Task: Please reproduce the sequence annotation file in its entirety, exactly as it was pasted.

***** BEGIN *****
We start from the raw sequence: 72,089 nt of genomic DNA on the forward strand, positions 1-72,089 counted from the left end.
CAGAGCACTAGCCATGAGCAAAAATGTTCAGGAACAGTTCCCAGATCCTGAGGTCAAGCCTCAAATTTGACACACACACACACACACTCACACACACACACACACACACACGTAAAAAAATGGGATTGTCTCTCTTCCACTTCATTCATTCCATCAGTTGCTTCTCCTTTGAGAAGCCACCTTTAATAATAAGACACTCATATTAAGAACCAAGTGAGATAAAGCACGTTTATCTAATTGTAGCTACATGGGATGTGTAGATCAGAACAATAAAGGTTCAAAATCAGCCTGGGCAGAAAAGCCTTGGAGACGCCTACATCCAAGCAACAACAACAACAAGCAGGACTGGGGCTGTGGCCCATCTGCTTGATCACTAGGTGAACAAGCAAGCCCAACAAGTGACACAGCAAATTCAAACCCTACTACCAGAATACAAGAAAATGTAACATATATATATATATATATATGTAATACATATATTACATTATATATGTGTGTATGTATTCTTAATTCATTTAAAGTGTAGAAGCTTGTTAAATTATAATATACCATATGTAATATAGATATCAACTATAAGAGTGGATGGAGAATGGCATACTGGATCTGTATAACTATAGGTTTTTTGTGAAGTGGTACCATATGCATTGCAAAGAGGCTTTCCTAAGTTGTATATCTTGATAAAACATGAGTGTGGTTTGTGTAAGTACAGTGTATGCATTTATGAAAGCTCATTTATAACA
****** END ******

We start from the raw sequence: 72,089 nt of genomic DNA on the forward strand, positions 1-72,089 counted from the left end.
CAGAGCACTAGCCATGAGCAAAAATGTTCAGGAACAGTTCCCAGATCCTGAGGTCAAGCCTCAAATTTGACACACACACACACACACTCACACACACACACACACACACACGTAAAAAAATGGGATTGTCTCTCTTCCACTTCATTCATTCCATCAGTTGCTTCTCCTTTGAGAAGCCACCTTTAATAATAAGACACTCATATTAAGAACCAAGTGAGATAAAGCACGTTTATCTAATTGTAGCTACATGGGATGTGTAGATCAGAACAATAAAGGTTCAAAATCAGCCTGGGCAGAAAAGCCTTGGAGACGCCTACATCCAAGCAACAACAACAACAAGCAGGACTGGGGCTGTGGCCCATCTGCTTGATCACTAGGTGAACAAGCAAGCCCAACAAGTGACACAGCAAATTCAAACCCTACTACCAGAATACAAGAAAATGTAACATATATATATATATATATATGTAATACATATATTACATTATATATGTGTGTATGTATTCTTAATTCATTTAAAGTGTAGAAGCTTGTTAAATTATAATATACCATATGTAATATAGATATCAACTATAAGAGTGGATGGAGAATGGCATACTGGATCTGTATAACTATAGGTTTTTTGTGAAGTGGTACCATATGCATTGCAAAGAGGCTTTCCTAAGTTGTATATCTTGATAAAACATGAGTGTGGTTTGTGTAAGTACAGTGTATGCATTTATGAAAGCTCATTTATAACA